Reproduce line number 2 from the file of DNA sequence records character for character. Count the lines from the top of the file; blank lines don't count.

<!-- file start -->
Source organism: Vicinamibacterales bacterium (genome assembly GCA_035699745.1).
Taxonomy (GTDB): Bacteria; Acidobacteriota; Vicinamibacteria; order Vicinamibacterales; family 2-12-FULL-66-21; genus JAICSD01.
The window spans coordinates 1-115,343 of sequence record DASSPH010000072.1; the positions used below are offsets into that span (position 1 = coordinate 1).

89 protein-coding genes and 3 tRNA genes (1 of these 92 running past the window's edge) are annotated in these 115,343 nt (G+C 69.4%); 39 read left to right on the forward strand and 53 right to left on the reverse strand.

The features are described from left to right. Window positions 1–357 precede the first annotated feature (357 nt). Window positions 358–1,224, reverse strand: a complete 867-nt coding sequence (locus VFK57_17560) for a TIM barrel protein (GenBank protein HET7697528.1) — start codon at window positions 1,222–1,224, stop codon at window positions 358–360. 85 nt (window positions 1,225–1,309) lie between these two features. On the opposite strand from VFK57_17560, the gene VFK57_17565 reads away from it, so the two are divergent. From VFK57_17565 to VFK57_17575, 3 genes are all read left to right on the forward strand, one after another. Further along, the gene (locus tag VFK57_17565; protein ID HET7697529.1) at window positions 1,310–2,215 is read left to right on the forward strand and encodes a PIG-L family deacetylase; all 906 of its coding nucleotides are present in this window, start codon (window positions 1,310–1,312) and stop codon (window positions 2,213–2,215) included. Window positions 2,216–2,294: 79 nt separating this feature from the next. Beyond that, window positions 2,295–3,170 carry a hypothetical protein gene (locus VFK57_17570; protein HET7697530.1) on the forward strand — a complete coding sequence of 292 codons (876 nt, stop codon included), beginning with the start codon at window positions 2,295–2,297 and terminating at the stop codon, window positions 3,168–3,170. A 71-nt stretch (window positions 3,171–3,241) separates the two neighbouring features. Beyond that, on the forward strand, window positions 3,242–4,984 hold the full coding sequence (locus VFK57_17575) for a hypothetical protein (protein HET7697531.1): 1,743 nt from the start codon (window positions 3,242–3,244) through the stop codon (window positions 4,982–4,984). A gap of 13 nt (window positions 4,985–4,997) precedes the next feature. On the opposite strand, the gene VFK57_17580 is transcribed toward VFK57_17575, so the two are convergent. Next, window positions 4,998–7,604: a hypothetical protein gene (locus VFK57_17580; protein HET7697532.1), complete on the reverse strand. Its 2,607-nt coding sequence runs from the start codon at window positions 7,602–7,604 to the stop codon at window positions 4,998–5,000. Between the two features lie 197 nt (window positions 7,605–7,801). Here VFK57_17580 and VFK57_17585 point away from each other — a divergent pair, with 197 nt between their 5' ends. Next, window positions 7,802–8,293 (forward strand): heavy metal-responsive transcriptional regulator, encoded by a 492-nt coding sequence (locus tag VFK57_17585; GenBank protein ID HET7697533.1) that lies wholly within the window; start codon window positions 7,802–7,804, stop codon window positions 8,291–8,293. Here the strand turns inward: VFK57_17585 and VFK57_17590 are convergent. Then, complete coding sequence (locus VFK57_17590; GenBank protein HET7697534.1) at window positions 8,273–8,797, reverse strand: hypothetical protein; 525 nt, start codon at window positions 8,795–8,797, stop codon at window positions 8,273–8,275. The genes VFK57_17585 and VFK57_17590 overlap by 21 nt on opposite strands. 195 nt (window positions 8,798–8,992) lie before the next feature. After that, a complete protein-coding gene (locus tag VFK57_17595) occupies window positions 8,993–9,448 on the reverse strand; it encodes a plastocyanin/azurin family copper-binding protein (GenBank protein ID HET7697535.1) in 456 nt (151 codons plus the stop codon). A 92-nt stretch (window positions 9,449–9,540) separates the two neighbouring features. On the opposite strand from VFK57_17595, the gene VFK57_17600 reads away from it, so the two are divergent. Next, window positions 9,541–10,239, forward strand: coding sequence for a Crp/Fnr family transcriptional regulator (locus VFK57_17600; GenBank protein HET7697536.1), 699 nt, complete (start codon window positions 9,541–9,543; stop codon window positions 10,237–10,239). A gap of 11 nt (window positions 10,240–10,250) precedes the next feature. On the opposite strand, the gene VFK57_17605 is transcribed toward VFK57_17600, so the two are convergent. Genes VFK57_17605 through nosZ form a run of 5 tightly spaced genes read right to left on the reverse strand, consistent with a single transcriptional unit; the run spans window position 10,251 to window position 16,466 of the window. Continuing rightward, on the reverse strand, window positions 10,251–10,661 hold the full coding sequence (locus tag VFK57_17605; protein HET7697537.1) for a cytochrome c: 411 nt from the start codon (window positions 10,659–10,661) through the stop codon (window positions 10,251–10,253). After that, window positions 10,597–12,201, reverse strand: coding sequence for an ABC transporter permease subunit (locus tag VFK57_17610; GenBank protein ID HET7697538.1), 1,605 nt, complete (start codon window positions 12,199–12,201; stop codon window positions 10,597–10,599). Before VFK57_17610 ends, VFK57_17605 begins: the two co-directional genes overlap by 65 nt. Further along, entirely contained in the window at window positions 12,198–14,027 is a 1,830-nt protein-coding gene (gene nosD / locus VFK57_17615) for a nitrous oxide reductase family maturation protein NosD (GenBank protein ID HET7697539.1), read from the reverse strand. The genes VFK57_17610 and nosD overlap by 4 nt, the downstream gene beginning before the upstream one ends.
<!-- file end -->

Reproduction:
Taxonomy (GTDB): Bacteria; Acidobacteriota; Vicinamibacteria; order Vicinamibacterales; family 2-12-FULL-66-21; genus JAICSD01.